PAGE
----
It’s stood on Deansgate since the middle of the nineteenth century,it evokes nostalgic memories of days out,but its future could well be over.
As Mike Ashley’s Sports Direct announced on Friday that the House of Fraser store will close at the end of January,it seems that a journey begun in the 1830’s has come to an end.
The unstoppable rise of online shopping has seen high streets around the country collapse under the onslaught of Amazon,stores such as Kendals with their high floor space and associated costs have buckled under the onslaught.
Professor Dave Spicer, Dean of the Business School at the University of Salford, has a retail background having worked for Woolworths in a store operations role.
“It is interesting that this news has come on the same day that Amazon has announced 600 new hi tech jobs in the city. There can be no clearer sign of changing times. The old retail model is fading away and a new model is replacing it.If retailers aren’t destinations they are vulnerable and I saw that first hand from my time at Woolworths. More focused brands replaced Woolworths and the same looks to be happening here.”
It comes with a proud history but a proud history will never guarantee a proud future,just ask Woolworths.
Is the drive to save it simply a hardback to that nostalgic time that we see through rose tinted specs and should we be looking to the future and reinventing the high street?
The nostalgia even surrounds the name.In 1919 it was bought by Harrods but Manchester would rebel against the Harrods name and it would soon revert to its original title.
It has had a rocky road since then.Fire would sweep through the store on the night of the 11th February 1939, crowds gathered to see flames leaping into the sky, fuelled by the tinder box capabilities of the fabrics and furniture contained within it leaving men’s ware, furniture and fabrics and hairdressing devastated.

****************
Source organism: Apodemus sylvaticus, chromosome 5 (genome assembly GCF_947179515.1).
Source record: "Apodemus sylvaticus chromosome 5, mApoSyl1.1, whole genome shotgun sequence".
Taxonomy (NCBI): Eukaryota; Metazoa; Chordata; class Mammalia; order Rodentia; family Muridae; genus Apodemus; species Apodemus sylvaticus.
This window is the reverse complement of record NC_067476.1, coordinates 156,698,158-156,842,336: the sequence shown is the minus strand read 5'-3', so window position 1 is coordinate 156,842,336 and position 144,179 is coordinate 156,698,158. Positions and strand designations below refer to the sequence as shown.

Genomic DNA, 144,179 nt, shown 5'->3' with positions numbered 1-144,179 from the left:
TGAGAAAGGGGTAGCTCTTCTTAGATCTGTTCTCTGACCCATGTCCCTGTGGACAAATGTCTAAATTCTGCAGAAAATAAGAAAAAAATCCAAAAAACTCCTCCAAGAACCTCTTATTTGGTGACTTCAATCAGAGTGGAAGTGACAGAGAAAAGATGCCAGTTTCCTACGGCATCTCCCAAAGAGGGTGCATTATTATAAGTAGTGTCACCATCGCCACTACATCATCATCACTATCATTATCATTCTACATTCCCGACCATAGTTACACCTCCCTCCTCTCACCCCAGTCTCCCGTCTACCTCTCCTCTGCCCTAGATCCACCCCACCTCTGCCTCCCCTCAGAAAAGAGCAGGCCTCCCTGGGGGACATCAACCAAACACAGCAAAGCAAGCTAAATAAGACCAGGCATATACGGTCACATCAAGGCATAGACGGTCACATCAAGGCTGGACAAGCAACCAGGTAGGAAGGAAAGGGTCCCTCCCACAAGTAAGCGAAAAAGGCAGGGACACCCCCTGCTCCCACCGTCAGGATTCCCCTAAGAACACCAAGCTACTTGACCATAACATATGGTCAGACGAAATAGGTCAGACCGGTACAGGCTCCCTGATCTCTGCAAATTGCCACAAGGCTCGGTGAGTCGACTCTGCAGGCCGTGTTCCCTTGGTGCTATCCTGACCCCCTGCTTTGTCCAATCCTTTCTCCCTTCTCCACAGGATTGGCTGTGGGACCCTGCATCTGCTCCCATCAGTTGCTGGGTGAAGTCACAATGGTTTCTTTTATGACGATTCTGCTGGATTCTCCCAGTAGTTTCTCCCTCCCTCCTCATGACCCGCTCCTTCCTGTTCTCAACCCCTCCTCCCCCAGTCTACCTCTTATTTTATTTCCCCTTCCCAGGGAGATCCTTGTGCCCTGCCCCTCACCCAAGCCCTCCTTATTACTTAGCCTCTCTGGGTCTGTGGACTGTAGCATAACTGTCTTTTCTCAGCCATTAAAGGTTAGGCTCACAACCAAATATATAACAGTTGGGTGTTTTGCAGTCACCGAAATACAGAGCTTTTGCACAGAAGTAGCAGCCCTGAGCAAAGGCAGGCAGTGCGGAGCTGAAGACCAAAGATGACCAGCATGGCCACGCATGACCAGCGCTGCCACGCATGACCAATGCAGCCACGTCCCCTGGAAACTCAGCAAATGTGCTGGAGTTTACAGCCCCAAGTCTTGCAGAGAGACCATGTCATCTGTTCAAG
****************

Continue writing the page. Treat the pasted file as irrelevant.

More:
Post war, its image flourished, Deansgate was the place to shop if you were wealthy, you went to Market Street otherwise, and it’s success embodied the you have never had it so good symbolism of the consumer boom in the late 1950’.
The economic downturn of the 1970’s saw it begin to contract, the St Ann’s Square site and the tunnel would close and its merchandise became for some less luxurious.
As Manchester rebuilt after 1996, the arrival of Selfridges and Harvey Nicholls would, for the first time, provide rivals and in 2005, the store was bought out by House of Fraser and the name would once again disappear, though once again the public refuse to call it by its new name taking heart from the store’s name being clearly visible on marble fascias above the store’s entrances.
Yes of course we can all sympathise with the staff who face an uncertain future,though what a coincidence that the announcement came on the same day as Amazon said it would be creating 600 jobs in the region.
The City Council,miffed that they were not consulted over the closure by Mike Ashley, have launched with their mouthpiece Pat Karney, a campaign to save it,but maybe we should learn the lessons of its first founder John Watts.
The original retail entrepreneur who hailed from Burnage and would open a draper store on the corner of Parsonage, eager to sell the surplus of his warehouse empire to a public who were setting out on the vision of shopping.
He got out of retail selling to three of his employees,Thomas Kendall,James Milne and Adam Faulkner and went onto concentrate on the wholesale market.
Maybe Manchester should learn from his lesson and move on?